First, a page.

Why the Music Business Needs to Wake Up and Embrace Gender Diversity (Guest Column)

A festival and music fan is clapping her hands among the crowd at a concert at a music festival, Roskilde, DenmarkSTOCK
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It’s been a big month in the United Kingdom for gender diversity: on July 19, the BBC was forced to declare the salaries of their top earners and, by doing so, revealed its alarming gender pay gap. Concurrently, UK Music, the campaigning and lobbying group representing the music industry in the UK, launched its second Diversity Survey, its findings forthcoming.

Said Michael Dugher, CEO of UK Music: “We need to better reflect the communities we live among. As a creative industry admired across the globe we should be leading by example and setting the bar high for every other industry in the UK.”

Tony Hall, the director general of the BBC, has committed to closing the gender gap by 2020. But in America, so far the music industry has yet to commission its own diversity survey.

The questions remain: why in 2017, are we still lacking females in leadership roles? Why hasn’t the digital revolution, which has transformed the music industry, extended to creating a 21st-century working culture, which allows for equal opportunities for all?  Why isn’t this creative industry leading the way in creating diverse teams of people who will think differently, challenge the status quo and create a vibrant and dynamic business? Why does today’s music industry remain pretty much run by the same coterie as it was back in the days of Elvis?

Music acts want the diversity of their community reflected in the people that ‘work’ on their music. As one female artist said, “ I get fed up having my music worked by white, middle aged men — what are they doing with all the women?”

Research has shown that companies that employ women at all levels of their organization, from entry to boardroom, demonstrate tangible business benefits. According to studies, a gender-rich organization consistently outperforms peers that are predominately run by men.

Last month, I hosted a session at the Polar Talks in Stockholm titled “A Roadmap for Gender Diversity” and was joined on the panel by executives from Spotify and Ikea: the two companies are actively pursuing diversity and inclusion programs and achieving impressive results. Ikea now has 50-50 gender balance from top to bottom.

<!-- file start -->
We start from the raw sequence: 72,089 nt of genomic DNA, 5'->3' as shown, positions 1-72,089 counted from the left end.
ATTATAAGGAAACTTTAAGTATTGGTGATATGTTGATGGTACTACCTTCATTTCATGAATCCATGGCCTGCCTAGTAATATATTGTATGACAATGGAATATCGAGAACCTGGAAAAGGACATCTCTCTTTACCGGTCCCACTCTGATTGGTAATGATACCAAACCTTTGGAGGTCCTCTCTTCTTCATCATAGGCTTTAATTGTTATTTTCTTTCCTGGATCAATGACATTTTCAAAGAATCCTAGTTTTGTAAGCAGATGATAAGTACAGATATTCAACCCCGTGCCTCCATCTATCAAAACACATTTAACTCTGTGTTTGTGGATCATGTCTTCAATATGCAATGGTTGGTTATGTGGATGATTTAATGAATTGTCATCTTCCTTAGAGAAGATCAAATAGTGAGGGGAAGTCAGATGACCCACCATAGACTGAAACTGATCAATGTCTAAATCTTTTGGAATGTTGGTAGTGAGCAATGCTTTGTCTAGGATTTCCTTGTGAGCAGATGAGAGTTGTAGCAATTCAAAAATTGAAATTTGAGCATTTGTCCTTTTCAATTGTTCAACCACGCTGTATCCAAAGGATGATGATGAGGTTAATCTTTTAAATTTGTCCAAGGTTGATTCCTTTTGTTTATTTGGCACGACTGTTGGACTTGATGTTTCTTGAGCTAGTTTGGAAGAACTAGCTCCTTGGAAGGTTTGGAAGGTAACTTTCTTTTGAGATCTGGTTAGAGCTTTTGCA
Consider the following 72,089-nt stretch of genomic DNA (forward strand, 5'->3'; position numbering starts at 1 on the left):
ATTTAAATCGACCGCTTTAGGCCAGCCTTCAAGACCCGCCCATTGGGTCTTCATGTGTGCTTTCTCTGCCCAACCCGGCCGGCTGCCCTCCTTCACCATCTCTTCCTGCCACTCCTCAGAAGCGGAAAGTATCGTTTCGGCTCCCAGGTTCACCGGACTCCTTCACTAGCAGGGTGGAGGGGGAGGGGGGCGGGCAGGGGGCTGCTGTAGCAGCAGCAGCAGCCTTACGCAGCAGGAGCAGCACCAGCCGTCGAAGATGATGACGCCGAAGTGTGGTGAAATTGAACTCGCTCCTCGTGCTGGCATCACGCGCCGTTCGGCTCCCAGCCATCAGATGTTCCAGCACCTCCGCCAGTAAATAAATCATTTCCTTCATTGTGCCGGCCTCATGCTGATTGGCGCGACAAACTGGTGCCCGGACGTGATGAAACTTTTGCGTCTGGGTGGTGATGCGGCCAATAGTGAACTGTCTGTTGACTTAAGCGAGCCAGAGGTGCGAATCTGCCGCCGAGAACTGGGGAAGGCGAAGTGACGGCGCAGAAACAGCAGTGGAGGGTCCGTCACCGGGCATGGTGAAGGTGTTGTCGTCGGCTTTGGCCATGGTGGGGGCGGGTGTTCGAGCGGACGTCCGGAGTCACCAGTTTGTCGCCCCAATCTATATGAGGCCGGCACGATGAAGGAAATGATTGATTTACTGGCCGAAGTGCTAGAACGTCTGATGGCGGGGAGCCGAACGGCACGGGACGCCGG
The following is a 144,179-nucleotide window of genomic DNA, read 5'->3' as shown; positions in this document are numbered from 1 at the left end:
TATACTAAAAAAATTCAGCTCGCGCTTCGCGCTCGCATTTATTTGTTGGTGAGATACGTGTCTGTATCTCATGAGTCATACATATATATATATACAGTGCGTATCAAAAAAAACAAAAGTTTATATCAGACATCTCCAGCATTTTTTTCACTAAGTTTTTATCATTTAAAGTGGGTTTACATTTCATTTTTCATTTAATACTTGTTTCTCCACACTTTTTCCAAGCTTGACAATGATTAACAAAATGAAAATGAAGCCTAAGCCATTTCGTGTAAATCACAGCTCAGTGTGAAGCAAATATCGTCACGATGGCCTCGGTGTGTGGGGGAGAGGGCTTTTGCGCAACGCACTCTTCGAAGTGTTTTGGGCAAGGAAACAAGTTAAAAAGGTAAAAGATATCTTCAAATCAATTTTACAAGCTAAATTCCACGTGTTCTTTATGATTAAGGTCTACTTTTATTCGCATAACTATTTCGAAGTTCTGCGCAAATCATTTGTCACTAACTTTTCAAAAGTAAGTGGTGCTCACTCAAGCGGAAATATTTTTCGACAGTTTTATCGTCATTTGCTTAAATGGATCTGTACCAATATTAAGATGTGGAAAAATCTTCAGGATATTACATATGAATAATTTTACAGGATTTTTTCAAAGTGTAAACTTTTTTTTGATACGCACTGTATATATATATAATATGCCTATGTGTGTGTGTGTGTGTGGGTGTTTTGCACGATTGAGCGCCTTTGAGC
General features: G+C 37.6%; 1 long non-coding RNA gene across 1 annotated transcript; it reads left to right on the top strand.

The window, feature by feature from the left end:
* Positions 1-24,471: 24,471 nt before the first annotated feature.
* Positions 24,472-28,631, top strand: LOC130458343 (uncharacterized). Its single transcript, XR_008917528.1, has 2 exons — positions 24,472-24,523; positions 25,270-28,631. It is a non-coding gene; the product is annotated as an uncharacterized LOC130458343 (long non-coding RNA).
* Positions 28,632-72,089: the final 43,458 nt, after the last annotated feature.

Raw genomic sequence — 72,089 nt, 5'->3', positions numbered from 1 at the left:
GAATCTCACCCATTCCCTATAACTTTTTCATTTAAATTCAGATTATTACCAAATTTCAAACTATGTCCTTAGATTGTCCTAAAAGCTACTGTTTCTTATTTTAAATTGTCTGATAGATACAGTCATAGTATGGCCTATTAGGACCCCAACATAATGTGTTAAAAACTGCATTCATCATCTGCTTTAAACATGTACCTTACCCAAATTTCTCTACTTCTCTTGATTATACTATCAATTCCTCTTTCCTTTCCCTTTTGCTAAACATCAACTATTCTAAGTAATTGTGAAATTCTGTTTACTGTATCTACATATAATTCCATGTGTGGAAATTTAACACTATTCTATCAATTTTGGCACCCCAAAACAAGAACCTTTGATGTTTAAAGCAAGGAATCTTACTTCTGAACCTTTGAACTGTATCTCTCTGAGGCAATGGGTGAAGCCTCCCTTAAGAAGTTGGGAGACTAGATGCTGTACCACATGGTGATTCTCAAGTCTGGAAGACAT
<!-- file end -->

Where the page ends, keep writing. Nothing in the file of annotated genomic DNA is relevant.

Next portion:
Both IKEA and Spotify cite the active engagement of the CEO as crucial. Daniel Ek, head of Spotify, recently said on launching gender equality initiative The Equalizer Project that the music industry should “Stop talking [and] start doing.” Indeed, Spotify employs a Head of Diversity, based in New York,  as do many other companies for whom diversity and inclusion have become key business indicators to be measured and monitored. I’m only aware of one such role in the music industry, congratulations to Live Nation UK.

The leaders of the 21st century music business need to wake up and realize that they need to engage and retain more senior women to fill the depleting ranks of the baby boomers. To waste half your talent pool is pure idiocy, especially given that the business case is made. It is shocking to note that from 50/50 gender balance at entry level, this dwindles to typically  5/95% at director level. And last year’s inaugural UK Music Diversity Study revealed that that the 50% gender split at entry level dwindles to 33% at managerial level.

Women leave the industry for many reasons but familiar themes reoccur: difficulties of juggling a career and motherhood in an often ‘hostile’ environment; getting fed up with the politics; feeling undervalued; and lack of equal pay. Our careers are marathons, not sprints, as the retirement age moves into the seventies, it’s worth noting that it’s just a handful of years when women, who chose to have children, need support and an acknowledgement that they are in fact doing two jobs.

In addition, senior women that don’t mentor or give a leg up to other women should take a hard look at themselves ask themselves, “Why I am pulling up the ladder?” Women in their late twenties and early thirties, at the point when they’re beginning to look for leadership roles, could benefit greatly from mentoring and coaching, but it’s rarely budgeted for.

The good news is that, at least in the U.K., most of the heads of HRs that I’ve met with are committed to gender equality and realize its importance but none have a strategy or timeline in place. There’s a lot of piecemeal work, often “under the radar” via programs as parental leave, flex working and creating a more empathetic workplace. But without buy-in from the top man (and it’s almost always a he), it lacks any coherence or hope of making a real shift.

If the will among leaders were there, the music industry could be transformed swiftly into a modern, inclusive business that reflects the society it inhabits.

Claire Singers was a music publicist and MD of a leading UK PR company for 30 years. She currently serves as a gender diversity consultant, executive coach and Associate Consultant of the EDGE Certified Foundation for Gender Equality, which works with 170 organizations in 40 countries across 22 industries.